The Paleo Diet Meal Plan For Athletes

Filed under: Diet Meal Plans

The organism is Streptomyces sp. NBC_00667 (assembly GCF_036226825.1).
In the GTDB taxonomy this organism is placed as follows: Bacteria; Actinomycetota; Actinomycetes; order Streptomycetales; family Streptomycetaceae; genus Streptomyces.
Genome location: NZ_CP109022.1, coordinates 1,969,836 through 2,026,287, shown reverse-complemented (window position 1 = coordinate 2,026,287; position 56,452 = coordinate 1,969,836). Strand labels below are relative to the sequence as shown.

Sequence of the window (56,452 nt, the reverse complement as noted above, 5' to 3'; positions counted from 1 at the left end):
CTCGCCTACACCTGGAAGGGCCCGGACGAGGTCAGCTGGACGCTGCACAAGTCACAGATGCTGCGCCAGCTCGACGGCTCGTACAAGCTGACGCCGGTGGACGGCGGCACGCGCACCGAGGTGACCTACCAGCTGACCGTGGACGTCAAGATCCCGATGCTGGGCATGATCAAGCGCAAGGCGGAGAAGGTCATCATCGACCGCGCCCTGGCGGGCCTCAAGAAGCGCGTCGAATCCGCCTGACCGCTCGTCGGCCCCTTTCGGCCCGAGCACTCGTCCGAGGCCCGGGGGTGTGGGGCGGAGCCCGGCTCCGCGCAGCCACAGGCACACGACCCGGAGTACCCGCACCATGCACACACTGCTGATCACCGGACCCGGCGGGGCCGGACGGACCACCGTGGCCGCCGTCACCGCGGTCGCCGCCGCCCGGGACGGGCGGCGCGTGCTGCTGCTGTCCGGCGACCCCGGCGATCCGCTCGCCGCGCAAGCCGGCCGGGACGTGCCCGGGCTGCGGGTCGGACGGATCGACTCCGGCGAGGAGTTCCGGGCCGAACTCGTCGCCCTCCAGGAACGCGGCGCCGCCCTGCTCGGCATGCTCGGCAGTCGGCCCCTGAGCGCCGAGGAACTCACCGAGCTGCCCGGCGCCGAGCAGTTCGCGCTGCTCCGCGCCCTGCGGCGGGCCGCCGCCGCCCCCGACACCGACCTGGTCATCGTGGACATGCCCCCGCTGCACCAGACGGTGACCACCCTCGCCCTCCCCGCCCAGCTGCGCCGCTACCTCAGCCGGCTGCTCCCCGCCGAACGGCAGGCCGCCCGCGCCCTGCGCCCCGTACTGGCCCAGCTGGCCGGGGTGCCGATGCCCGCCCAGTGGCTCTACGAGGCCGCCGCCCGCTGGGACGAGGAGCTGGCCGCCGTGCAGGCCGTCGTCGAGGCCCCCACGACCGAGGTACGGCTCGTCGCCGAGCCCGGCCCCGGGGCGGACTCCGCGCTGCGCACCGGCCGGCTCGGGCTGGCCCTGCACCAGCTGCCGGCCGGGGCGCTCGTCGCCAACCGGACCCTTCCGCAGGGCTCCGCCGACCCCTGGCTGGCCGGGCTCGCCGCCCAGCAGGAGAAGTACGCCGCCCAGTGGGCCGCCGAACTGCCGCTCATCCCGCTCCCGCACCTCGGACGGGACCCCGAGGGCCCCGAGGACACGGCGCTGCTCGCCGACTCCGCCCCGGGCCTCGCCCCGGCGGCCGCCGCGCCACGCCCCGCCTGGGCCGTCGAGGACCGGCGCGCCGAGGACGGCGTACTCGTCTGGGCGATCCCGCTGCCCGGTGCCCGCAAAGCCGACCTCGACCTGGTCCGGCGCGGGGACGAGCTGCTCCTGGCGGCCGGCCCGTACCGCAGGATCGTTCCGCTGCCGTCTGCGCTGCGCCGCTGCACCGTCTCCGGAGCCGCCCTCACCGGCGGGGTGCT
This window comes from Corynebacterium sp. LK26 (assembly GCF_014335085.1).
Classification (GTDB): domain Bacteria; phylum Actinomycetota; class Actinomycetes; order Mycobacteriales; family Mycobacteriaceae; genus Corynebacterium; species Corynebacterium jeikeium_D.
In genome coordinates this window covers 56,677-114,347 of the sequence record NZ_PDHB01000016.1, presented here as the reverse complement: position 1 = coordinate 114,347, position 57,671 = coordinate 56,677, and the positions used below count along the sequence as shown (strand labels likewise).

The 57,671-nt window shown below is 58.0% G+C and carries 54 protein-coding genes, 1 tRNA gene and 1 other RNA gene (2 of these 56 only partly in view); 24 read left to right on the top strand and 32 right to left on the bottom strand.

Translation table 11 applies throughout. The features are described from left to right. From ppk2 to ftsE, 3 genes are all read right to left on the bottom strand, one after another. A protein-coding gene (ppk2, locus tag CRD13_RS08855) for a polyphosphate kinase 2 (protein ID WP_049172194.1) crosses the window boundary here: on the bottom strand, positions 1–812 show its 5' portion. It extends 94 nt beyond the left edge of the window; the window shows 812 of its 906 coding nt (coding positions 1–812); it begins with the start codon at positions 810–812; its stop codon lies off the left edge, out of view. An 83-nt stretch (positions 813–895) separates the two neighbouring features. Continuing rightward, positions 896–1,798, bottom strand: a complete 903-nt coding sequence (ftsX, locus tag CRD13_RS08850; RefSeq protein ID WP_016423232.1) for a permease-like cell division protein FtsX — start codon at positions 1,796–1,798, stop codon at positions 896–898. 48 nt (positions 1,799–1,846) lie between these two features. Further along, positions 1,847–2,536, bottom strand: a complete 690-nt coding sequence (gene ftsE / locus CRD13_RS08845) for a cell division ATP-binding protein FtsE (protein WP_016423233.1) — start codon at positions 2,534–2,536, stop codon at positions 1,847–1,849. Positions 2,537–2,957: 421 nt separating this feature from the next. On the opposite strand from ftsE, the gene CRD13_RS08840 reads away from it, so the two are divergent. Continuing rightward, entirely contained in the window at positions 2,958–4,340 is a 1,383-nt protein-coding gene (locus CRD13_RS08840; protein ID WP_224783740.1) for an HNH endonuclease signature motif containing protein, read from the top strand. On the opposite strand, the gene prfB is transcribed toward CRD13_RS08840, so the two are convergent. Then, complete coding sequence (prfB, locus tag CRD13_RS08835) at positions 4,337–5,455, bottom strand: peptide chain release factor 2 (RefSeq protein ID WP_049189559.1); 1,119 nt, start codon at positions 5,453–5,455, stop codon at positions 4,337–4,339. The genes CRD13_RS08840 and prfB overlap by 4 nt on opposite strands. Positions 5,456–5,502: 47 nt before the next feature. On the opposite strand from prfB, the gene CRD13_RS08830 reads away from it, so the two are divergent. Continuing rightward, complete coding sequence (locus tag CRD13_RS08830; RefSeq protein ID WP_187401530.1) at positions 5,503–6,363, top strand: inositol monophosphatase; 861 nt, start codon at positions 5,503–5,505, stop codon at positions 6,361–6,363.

<p>Loren Cordain’s first book, <em>The Paleo Diet</em>, shattered many people’s predispositions about meat and eating with one simple idea: we should look to the past for a healthier future. Of course, Cordain’s anti-carb stance is nothing new. We’ve been feeling guilty about that extra scoopful of pasta, buttered croissant, or piece of garlic bread since the days of <em>Adkins’</em> and the <em>South Beach Diet</em>.</p> <p>However, for runners, cyclers, and athletes, in general, carbs have always been the way to go. As Cordain states, “Nearly every successful endurance athlete . . .ate with a heavy emphasis on cereals, bagels, bread, rice, pasta, pancakes, and potatoes.” Now, on the contrary, world-class athletes like Ryan Bolton and Gordo Bryn have taken up the <a href="http://www.foodonthetable.com/content/become-a-caveman-the-paleo-diet-meal-plan">Paleo Diet</a> especially tailored for athletes and outlined in Cordain’s second book, <em>The Paleo Diet for Athletes</em>. If you’re an athlete that gravitates towards the carbs, you may want to change up your diet to see if you can increase your performance, speed, and endurance.</p> <p><strong>The Method of the Madness: Why Paleo Diet Meal Plan for Athletes Works</strong><br /> According to Cordain, there is significant scientific basis for the Paleo Diet hypothesis:</p> <ul> <li>Branched-chain amino acids found in animal protein build and repair muscle. When athletes eat meals with higher amounts of protein, they “reverse the natural breakdown of muscle that occurs following a workout and thereby reduce recovery time and train at a greater intensity at the next session.”</li> <li>Metabolic alkalosis reverses metabolic acidosis, preventing muscle loss. Um, excuse me? For those of us who aren’t exactly well acquainted with physiology, all foods are either broken down through the kidney as an acid or alkali. Athletes are more prone to acidosis, an increased acidity in the blood, due to the byproducts of exercise. The body neutralizes these acids by breaking down muscle tissue, something we definitely want to avoid. The Paleo Diet’s emphasis on fruits and vegetables, as opposed to grains and starches, reverses metabolic acidosis, and prevents muscle loss. Happy muscles, happy athlete.</li> <li>Antioxidant vitamins, minerals, and phytochemicals found in fruits and vegetables provide nutrients to athletes, ward off illness, and improve general health. No arguing with that.</li> <li>While the Paleo Diet generally discourages starchy carbs and grains, Cordain contends that glycogen, a body fuel essential for high-level performance found in starches and sugars, can and should be consumed in the narrow time frame following exercise.</li> </ul> <p><strong>Following the Paleo Diet Meal Plan as an Athlete</strong><br /> While most of the methodology of the Paleo Diet for Athletes is identical to the Paleo Diet for anyone, as an athlete you should pay close attention to the post-workout window. Following exercise, feed your body with both a high protein food, like fish, and a starch, like bananas, potatoes, sweet potatoes, or yams. Other than in the post workout period, stay away from grains, dairy products, high-sodium meals, and fatty meats. Gravitate instead towards fresh fruit, vegetables, lean meats, and seafood. If employed correctly, the Paleo Diet meal plan for athletes could improve your skill, speed, and performance, on the court, track, or field.</p>

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